A novel (288delC) mutation in exon 2 of GPIIb associated with type I Glanzmann's thrombasthenia.
ABSTRACT This work reports the molecular genetic analysis of two patients who suffer mucocutaneous haemorrhages, prolonged bleeding time and failure of platelets to aggregate, either spontaneously or in response to agonists. The absence of platelet surface glycoprotein (GP)IIb-IIIa complexes confirmed the clinical diagnosis of Glanzmann's thrombasthenia (GT). Polymerase chain reaction single-strand conformation polymorphism (PCR-SSCP) analysis of exon 2 of GPIIb showed polymorphic bands caused by the homozygous deletion of a cytosine at position 288 relative to the translation start site. causing a shifting of the reading frame and appearance of a premature termination codon. The heterozygous relatives showed a reduced platelet content of GPIIb-IIIa, and a correlation was found between the levels of GPIIb mRNA and surface expression of GPIIb-IIIa complexes. Unlike other mRNAs carrying a nonsense mutation, (288Cdel)GPIIb does not force alternative splicing of GPIIb mRNA. As expected, co-transfection of Chinese hamster ovary (CHO) cells with cDNAs encoding GPIIIa and (288delC)GPIIb failed to enhance the surface exposure of GPIIIa. It is concluded that the (288delC)GPIIb mutation is responsible for the thrombasthenic phenotype of the patients. In addition, it has also been determined that heterodimerization of GPIIb-IIIa requires the integrity of exons 2 and 3 of GPIIb.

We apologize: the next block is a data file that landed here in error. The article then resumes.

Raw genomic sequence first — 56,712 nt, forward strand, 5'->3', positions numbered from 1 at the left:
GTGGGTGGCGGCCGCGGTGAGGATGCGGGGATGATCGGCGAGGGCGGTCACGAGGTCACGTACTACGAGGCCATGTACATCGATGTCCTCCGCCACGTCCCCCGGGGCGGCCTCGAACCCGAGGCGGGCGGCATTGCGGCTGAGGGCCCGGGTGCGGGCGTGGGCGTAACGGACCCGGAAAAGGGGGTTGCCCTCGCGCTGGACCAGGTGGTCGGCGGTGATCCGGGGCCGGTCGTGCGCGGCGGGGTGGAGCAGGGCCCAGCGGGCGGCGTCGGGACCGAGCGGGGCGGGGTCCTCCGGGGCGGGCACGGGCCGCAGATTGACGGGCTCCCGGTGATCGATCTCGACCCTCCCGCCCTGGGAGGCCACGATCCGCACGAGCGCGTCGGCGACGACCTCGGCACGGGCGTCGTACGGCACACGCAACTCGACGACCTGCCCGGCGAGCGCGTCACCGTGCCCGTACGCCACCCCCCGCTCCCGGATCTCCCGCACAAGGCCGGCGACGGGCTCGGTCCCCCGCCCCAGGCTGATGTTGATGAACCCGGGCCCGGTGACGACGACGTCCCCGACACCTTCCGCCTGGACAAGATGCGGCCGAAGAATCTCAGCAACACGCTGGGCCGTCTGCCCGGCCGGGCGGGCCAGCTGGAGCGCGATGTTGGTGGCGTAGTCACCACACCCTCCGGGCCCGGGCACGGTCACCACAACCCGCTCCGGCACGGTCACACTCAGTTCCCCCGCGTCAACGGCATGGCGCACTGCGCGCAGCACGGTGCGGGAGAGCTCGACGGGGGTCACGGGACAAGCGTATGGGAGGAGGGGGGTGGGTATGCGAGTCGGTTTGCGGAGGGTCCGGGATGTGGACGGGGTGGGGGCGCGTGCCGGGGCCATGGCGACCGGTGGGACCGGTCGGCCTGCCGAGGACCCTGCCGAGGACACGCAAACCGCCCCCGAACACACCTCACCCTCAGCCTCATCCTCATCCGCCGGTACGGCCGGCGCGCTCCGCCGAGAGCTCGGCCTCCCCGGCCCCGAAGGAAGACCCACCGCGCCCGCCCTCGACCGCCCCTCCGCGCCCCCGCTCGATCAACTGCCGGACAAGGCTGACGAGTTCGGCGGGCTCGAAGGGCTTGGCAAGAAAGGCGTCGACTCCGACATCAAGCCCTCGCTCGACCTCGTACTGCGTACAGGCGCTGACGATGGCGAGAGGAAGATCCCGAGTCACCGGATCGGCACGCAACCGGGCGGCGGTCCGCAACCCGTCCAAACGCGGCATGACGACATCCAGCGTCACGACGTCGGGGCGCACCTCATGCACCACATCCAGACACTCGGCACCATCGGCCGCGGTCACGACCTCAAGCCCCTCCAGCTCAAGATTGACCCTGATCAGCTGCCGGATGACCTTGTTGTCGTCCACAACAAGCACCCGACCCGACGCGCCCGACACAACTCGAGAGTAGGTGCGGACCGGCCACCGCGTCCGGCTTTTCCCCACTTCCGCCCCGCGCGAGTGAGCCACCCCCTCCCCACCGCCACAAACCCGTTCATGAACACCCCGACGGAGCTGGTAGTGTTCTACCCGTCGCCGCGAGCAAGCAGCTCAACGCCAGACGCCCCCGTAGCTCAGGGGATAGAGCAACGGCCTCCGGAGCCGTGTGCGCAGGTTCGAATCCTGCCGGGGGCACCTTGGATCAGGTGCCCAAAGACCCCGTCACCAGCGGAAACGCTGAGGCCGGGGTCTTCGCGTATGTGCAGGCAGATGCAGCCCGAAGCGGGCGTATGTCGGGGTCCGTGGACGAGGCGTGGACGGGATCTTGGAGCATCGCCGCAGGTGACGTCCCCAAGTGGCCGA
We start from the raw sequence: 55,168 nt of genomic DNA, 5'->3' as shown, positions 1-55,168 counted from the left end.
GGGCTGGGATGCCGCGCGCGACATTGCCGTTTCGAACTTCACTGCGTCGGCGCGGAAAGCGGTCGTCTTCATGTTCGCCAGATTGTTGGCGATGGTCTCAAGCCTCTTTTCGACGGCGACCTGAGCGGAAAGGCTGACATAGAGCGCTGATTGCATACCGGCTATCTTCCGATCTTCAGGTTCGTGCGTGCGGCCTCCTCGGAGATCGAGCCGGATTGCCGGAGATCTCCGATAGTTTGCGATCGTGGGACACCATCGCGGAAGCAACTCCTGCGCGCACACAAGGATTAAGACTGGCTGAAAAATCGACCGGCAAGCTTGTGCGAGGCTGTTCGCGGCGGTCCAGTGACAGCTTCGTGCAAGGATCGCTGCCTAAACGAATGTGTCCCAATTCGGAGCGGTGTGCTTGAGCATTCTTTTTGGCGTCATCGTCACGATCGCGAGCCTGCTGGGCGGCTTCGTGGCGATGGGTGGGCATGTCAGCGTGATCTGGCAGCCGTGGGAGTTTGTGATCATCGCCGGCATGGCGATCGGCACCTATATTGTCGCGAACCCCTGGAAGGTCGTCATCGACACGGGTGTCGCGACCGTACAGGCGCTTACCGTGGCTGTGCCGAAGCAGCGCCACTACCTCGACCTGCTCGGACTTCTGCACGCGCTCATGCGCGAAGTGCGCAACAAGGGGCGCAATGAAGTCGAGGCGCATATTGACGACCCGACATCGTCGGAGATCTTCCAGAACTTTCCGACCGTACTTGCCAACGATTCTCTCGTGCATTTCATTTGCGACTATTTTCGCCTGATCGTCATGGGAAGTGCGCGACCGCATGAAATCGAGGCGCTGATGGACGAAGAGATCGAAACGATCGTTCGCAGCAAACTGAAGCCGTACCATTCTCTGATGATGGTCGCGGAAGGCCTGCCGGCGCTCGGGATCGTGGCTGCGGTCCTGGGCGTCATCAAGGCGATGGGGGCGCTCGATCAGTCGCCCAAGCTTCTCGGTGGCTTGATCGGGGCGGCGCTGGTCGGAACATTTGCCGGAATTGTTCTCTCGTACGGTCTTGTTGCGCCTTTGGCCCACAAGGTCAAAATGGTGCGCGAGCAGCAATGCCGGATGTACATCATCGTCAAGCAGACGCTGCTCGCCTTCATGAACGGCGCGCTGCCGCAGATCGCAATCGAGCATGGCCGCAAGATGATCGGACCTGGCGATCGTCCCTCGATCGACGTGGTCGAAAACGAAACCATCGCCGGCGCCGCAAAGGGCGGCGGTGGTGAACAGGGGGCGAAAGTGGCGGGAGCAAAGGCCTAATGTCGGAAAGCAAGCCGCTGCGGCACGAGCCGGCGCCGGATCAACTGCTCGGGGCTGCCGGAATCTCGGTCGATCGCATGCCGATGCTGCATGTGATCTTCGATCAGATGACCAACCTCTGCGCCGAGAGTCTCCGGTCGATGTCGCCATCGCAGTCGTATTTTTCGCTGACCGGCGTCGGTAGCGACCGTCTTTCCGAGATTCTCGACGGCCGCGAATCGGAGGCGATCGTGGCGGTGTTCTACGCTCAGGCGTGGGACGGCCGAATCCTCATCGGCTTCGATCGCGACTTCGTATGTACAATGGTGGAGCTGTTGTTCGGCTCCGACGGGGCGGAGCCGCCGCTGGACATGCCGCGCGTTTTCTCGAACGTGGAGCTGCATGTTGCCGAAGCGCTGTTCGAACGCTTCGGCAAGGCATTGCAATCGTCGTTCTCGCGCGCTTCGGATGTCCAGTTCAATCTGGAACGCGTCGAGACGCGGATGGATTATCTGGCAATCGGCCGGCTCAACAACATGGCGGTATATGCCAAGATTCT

- Platelets 02/1998; 9(1):5-20. · 2.24 Impact Factor
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ABSTRACT: Gene splicing by overlap extension is a new approach for recombining DNA molecules at precise junctions irrespective of nucleotide sequences at the recombination site and without the use of restriction endonucleases or ligase. Fragments from the genes that are to be recombined are generated in separate polymerase chain reactions (PCRs). The primers are designed so that the ends of the products contain complementary sequences. When these PCR products are mixed, denatured, and reannealed, the strands having the matching sequences at their 3' ends overlap and act as primers for each other. Extension of this overlap by DNA polymerase produces a molecule in which the original sequences are 'spliced' together. This technique is used to construct a gene encoding a mosaic fusion protein comprised of parts of two different class-I major histocompatibility genes. This simple and widely applicable approach has significant advantages over standard recombinant DNA techniques.Gene 05/1989; 77(1):61-8. · 2.20 Impact Factor